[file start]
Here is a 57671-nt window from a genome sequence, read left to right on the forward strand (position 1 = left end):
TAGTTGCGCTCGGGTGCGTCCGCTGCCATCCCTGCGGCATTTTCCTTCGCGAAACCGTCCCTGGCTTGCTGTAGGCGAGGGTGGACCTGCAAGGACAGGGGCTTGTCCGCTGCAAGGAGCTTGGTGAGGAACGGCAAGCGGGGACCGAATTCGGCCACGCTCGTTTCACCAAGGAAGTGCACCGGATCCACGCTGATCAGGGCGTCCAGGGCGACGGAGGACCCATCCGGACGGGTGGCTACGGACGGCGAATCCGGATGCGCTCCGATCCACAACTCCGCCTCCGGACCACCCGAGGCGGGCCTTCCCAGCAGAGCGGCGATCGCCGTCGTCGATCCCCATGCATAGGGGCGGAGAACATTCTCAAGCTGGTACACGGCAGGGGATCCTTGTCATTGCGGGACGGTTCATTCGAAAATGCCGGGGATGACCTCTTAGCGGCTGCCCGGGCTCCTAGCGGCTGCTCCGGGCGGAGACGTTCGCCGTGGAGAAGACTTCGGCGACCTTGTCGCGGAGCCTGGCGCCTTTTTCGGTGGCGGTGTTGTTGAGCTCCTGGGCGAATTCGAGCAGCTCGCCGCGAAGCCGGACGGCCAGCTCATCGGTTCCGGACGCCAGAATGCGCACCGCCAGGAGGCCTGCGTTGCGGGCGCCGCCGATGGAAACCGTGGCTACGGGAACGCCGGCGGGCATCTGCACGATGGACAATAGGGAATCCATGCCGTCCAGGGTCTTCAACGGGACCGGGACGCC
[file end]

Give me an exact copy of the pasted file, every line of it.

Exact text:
Here is a 57671-nt window from a genome sequence, read left to right on the forward strand (position 1 = left end):
TAGTTGCGCTCGGGTGCGTCCGCTGCCATCCCTGCGGCATTTTCCTTCGCGAAACCGTCCCTGGCTTGCTGTAGGCGAGGGTGGACCTGCAAGGACAGGGGCTTGTCCGCTGCAAGGAGCTTGGTGAGGAACGGCAAGCGGGGACCGAATTCGGCCACGCTCGTTTCACCAAGGAAGTGCACCGGATCCACGCTGATCAGGGCGTCCAGGGCGACGGAGGACCCATCCGGACGGGTGGCTACGGACGGCGAATCCGGATGCGCTCCGATCCACAACTCCGCCTCCGGACCACCCGAGGCGGGCCTTCCCAGCAGAGCGGCGATCGCCGTCGTCGATCCCCATGCATAGGGGCGGAGAACATTCTCAAGCTGGTACACGGCAGGGGATCCTTGTCATTGCGGGACGGTTCATTCGAAAATGCCGGGGATGACCTCTTAGCGGCTGCCCGGGCTCCTAGCGGCTGCTCCGGGCGGAGACGTTCGCCGTGGAGAAGACTTCGGCGACCTTGTCGCGGAGCCTGGCGCCTTTTTCGGTGGCGGTGTTGTTGAGCTCCTGGGCGAATTCGAGCAGCTCGCCGCGAAGCCGGACGGCCAGCTCATCGGTTCCGGACGCCAGAATGCGCACCGCCAGGAGGCCTGCGTTGCGGGCGCCGCCGATGGAAACCGTGGCTACGGGAACGCCGGCGGGCATCTGCACGATGGACAATAGGGAATCCATGCCGTCCAGGGTCTTCAACGGGACCGGGACGCC